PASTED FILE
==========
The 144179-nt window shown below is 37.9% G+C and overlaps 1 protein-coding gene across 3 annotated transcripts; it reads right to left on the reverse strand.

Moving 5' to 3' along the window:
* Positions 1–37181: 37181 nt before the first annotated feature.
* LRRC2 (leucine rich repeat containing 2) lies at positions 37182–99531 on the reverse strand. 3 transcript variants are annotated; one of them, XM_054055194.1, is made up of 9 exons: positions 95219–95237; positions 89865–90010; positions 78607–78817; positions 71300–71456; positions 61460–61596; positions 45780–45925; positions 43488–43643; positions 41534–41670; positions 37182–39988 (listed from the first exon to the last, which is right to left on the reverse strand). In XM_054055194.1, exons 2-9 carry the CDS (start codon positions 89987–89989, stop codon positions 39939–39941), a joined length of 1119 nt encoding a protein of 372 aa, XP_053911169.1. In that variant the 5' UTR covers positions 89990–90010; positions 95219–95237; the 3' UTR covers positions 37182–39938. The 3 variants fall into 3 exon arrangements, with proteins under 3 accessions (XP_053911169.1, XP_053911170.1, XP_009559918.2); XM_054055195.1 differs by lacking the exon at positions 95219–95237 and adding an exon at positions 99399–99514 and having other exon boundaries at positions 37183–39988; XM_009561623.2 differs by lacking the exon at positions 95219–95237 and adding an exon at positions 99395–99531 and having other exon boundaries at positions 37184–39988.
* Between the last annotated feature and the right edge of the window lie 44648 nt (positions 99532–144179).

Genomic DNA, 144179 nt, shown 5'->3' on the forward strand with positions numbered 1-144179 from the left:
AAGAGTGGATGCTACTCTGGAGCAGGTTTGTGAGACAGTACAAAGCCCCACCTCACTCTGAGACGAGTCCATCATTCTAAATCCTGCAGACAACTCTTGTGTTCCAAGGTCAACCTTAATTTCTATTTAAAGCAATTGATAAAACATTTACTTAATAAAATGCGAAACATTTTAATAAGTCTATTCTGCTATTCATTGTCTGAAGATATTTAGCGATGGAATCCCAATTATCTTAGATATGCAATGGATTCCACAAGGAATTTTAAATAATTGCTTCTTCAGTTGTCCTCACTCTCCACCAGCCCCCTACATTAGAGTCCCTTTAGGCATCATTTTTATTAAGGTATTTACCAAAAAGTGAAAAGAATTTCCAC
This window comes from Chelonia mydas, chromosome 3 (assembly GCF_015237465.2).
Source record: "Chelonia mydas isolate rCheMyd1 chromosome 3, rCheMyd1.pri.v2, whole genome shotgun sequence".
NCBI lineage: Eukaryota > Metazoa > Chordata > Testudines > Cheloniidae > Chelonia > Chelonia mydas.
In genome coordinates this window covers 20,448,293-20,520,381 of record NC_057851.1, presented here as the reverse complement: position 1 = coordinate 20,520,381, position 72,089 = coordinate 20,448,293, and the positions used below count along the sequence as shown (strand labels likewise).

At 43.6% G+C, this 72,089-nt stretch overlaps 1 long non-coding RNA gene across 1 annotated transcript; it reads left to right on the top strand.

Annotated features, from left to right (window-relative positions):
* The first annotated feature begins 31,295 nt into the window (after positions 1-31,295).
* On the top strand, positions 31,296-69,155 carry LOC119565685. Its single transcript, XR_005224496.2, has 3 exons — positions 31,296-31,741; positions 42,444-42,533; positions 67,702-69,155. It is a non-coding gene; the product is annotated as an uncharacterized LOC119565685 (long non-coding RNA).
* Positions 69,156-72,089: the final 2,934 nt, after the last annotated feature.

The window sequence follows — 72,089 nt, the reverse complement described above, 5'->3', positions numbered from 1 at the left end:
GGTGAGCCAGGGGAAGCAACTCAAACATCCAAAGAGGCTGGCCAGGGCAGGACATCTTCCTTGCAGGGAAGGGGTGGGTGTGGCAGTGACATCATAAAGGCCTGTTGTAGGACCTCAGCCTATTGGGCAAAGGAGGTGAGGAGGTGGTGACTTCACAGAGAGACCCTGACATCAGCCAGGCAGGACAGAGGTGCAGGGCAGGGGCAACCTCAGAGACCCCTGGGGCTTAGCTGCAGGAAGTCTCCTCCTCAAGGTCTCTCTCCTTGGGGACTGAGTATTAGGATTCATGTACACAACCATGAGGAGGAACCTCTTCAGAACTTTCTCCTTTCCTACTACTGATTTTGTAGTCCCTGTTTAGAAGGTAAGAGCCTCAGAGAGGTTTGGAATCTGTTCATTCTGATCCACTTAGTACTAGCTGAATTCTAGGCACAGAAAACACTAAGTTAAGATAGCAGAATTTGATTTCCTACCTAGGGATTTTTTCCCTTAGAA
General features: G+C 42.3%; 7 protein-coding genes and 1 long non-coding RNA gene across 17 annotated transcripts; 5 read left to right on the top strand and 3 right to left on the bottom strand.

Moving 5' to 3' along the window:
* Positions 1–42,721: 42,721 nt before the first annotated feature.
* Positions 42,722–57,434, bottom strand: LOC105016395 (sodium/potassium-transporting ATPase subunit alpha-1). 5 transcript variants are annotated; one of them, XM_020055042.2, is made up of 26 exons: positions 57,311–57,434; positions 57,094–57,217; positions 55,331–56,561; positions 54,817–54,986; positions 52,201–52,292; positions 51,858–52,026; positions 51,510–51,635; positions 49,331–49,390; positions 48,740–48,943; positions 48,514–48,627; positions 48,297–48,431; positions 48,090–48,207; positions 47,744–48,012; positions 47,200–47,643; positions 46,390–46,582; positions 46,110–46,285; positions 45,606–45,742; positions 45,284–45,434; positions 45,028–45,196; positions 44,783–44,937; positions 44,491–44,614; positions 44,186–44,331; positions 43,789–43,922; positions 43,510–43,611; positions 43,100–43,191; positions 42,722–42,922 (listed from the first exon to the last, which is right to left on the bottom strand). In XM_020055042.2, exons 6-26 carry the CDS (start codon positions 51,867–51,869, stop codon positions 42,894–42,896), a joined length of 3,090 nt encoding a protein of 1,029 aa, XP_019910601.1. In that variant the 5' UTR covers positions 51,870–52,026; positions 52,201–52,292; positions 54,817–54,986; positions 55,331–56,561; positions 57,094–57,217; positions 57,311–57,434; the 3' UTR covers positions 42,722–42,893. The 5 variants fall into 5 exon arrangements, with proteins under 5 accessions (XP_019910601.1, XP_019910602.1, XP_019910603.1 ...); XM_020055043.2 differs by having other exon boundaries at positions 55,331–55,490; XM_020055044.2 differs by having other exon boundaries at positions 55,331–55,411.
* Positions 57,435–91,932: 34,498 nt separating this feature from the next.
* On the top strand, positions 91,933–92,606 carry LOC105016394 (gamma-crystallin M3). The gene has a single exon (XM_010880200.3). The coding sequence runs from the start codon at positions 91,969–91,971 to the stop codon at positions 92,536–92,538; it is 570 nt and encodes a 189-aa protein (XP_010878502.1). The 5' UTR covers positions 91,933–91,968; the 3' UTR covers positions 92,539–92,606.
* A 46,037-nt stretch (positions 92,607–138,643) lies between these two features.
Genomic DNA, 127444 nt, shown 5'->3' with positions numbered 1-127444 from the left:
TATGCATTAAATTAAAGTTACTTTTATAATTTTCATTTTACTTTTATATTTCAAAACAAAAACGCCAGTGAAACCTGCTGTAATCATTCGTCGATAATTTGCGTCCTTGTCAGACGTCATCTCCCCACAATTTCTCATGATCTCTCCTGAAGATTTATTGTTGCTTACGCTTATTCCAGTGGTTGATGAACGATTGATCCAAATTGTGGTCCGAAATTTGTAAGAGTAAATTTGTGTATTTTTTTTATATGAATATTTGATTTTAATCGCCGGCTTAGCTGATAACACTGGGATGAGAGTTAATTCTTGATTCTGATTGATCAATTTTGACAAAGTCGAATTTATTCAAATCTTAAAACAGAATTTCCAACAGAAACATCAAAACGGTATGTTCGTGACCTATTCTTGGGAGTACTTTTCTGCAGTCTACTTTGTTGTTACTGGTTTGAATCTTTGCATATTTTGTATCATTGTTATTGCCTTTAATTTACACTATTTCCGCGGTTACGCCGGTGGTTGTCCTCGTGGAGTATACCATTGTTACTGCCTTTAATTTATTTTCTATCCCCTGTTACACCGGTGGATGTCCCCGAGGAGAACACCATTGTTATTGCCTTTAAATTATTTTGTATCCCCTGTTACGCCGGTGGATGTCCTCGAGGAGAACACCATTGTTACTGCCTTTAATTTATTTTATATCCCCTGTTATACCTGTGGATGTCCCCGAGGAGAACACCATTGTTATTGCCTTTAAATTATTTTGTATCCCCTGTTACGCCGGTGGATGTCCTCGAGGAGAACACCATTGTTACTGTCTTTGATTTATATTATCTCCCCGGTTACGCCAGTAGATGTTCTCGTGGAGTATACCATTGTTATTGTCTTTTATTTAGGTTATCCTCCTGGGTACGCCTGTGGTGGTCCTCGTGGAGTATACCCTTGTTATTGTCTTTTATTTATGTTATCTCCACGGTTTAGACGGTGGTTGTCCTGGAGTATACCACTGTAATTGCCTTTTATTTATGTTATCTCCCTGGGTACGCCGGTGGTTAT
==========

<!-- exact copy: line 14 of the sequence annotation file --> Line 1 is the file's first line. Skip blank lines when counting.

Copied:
* The first annotated feature begins 31,295 nt into the window (after positions 1-31,295).